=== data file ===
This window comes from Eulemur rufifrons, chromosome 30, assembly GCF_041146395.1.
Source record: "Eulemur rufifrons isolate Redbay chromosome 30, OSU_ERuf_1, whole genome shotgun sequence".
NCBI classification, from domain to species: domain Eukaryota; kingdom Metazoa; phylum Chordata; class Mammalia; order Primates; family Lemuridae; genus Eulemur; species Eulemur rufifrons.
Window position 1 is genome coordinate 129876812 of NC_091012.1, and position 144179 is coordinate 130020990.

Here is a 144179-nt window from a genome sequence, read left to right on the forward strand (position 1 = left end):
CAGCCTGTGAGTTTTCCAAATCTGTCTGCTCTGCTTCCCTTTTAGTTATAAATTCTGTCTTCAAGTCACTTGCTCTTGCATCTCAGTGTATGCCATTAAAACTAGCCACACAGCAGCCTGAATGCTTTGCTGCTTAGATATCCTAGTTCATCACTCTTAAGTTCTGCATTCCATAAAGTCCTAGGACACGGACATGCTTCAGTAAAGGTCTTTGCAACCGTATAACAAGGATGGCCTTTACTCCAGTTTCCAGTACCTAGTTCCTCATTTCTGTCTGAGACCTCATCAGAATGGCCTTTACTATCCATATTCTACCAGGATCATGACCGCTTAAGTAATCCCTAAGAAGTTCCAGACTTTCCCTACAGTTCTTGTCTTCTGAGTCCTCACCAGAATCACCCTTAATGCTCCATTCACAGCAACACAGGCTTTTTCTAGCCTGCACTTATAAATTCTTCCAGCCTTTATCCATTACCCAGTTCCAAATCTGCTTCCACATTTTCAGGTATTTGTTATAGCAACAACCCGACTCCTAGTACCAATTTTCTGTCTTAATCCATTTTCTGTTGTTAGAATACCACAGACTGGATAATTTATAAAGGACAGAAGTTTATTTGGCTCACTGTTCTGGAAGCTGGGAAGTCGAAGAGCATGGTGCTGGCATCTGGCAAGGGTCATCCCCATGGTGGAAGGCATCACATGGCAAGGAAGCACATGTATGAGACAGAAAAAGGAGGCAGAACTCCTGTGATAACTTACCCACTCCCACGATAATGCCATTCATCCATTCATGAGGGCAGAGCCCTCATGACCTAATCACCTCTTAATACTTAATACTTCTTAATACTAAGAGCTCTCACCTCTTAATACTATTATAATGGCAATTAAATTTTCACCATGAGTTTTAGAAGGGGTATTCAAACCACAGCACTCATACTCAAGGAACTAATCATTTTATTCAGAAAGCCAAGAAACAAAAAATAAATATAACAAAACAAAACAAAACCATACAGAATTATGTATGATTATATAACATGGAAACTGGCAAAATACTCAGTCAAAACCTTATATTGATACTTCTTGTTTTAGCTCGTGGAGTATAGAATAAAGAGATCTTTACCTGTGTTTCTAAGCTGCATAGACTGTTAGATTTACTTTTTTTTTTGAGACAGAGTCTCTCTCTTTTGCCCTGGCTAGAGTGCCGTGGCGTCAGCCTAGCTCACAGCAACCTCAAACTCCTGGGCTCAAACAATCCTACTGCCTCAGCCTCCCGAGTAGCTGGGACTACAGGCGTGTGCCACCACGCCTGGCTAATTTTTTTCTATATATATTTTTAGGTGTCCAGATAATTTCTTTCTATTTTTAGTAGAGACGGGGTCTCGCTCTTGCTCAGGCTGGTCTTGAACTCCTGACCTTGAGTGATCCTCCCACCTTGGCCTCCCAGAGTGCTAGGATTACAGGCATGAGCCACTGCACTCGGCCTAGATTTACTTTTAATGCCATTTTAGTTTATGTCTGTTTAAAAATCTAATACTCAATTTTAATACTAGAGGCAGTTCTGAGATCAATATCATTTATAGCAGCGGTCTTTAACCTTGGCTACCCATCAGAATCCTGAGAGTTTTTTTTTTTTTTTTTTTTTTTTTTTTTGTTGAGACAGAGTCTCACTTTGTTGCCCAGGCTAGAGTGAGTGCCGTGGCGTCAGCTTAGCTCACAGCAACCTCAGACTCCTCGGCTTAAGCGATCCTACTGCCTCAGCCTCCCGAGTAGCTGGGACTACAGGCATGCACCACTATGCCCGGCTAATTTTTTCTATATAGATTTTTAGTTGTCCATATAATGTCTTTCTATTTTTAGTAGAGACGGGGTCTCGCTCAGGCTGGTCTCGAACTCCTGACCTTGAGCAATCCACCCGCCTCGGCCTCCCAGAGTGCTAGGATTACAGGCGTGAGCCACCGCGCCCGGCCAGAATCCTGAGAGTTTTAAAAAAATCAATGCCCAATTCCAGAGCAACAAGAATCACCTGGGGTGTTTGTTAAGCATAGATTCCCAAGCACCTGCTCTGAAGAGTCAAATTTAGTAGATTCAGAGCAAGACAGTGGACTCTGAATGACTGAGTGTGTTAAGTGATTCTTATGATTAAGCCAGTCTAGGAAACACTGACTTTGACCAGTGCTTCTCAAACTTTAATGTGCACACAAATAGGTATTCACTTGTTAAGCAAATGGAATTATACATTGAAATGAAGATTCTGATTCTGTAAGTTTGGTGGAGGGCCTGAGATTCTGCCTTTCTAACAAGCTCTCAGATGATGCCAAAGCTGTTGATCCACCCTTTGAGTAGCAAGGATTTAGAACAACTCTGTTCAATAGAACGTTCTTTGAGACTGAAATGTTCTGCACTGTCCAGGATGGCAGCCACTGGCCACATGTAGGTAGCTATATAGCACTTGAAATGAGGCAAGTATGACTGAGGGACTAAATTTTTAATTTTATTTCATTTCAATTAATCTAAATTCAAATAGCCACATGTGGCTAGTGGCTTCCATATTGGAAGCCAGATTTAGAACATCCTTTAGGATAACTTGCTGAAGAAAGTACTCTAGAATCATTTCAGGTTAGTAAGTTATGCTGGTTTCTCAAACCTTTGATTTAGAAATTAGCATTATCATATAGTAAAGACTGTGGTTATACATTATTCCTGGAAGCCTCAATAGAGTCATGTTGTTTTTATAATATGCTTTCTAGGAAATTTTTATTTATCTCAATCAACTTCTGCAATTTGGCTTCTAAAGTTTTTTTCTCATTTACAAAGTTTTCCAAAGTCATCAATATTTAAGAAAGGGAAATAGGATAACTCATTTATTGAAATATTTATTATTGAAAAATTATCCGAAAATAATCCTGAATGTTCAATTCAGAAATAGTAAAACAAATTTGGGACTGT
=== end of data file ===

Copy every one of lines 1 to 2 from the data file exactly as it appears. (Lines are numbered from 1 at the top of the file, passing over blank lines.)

This window comes from Eulemur rufifrons, chromosome 30, assembly GCF_041146395.1.
Source record: "Eulemur rufifrons isolate Redbay chromosome 30, OSU_ERuf_1, whole genome shotgun sequence".